In 1954, an Ohio town became the setting for the first Northern desegregation case testing the ruling by the Supreme Court.

That’s when a group of “Marching Mothers,” began a two-year protest. Every day they took their children by the hand and walked them to the Hillsboro Elementary School only to be refused entrance. This protest caught the attention of Thurgood Marshall, fresh from the Brown v. Board of Education victory, who sent one of his chief strategists, Constance Baker Motley, along with the NAACP, to Hillsboro to represent the mothers in the first test case in the North. Eventually the Marching Mothers won their fight and Hillsboro Elementary School became integrated.

Read the Pathways article here.

With a grant from Ohio Humanities, the Highland County Historical Society created a permanent exhibition and a 10-minute video based on collected oral histories.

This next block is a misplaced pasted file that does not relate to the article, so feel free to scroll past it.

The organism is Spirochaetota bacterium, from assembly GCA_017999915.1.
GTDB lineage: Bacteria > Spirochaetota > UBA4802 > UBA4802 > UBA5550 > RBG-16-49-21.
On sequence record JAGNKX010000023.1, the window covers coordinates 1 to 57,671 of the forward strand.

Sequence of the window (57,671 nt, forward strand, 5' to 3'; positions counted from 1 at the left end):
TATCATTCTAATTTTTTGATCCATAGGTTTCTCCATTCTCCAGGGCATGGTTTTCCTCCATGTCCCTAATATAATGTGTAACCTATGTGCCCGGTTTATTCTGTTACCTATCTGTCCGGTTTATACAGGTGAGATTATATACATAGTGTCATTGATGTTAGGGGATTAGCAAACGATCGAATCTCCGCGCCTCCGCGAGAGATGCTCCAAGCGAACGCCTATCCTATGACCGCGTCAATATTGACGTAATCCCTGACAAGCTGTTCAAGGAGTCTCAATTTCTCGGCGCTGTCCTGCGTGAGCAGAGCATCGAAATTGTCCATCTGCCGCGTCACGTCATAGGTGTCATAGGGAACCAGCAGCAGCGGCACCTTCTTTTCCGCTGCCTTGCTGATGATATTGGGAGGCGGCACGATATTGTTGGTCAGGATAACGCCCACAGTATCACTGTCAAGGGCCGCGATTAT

Watch this newscast about the exhibition, featuring interviews with women who marched for desegregation in the Hillsboro schools, here:

 

The Lincoln School Story: A Battle for School Integration in Ohio is a short documentary film which tells the inspiring story of the five courageous African American mothers and their children, who fought for school integration in 1954, in Hillsboro, Ohio.

Watch the trailer for the video here:

Trailer for The Lincoln School Story – The Battle for School Segregation in Ohio from Torrice Media on Vimeo.

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